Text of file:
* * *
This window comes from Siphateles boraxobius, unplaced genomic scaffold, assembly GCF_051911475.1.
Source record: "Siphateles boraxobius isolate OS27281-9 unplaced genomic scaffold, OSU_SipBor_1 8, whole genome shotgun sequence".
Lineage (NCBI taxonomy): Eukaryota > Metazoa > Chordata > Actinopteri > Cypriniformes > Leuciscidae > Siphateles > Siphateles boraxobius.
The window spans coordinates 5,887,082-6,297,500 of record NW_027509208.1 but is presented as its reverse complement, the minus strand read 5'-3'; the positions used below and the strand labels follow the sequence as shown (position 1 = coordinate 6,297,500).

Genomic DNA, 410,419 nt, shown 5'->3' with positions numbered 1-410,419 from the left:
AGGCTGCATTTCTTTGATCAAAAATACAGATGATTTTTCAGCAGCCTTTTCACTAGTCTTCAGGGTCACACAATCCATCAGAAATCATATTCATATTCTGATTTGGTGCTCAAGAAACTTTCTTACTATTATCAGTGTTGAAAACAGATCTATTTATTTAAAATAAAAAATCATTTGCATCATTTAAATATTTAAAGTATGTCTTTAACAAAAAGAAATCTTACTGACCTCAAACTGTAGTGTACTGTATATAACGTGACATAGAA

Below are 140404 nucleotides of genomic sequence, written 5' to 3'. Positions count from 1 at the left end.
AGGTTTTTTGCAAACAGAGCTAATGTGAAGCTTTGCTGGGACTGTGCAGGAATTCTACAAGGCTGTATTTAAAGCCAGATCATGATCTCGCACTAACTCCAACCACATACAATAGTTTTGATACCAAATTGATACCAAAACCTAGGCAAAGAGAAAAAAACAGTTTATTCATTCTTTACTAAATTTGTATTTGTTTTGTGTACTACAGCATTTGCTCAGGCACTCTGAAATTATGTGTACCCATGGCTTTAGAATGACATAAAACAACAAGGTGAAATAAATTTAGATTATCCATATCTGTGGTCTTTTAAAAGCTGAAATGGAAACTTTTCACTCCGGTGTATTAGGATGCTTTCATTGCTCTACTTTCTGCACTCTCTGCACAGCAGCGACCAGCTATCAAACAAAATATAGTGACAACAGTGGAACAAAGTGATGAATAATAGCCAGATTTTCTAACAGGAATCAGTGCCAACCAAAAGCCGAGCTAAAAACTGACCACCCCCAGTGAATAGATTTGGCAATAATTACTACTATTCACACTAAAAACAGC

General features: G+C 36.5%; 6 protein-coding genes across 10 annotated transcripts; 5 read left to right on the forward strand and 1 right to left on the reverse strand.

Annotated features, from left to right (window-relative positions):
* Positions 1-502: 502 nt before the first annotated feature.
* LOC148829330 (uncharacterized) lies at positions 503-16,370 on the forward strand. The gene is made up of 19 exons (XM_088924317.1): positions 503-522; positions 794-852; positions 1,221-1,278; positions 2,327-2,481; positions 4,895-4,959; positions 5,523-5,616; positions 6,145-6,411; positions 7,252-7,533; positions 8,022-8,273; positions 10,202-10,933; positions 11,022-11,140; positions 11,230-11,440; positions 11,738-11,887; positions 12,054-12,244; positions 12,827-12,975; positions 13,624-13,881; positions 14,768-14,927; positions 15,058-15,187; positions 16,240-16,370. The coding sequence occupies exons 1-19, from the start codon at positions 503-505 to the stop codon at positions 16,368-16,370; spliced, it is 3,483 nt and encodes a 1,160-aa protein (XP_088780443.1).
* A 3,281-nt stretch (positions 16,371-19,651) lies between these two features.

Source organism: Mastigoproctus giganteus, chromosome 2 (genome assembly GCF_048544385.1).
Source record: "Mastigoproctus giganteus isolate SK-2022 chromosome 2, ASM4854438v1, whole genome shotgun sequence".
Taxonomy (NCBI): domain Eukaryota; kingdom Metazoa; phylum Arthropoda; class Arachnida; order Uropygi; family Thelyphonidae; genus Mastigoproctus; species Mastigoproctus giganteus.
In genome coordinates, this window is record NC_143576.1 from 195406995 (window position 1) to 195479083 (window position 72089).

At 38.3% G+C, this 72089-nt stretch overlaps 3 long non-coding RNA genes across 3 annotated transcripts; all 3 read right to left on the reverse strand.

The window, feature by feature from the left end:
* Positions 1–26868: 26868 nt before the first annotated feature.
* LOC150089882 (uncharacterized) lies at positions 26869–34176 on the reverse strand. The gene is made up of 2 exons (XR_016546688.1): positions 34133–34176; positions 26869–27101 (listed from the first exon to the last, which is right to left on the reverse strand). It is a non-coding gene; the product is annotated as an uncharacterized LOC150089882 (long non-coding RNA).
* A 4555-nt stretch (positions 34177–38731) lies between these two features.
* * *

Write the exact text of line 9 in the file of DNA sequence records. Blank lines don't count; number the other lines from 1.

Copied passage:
General features: G+C 36.5%; 6 protein-coding genes across 10 annotated transcripts; 5 read left to right on the forward strand and 1 right to left on the reverse strand.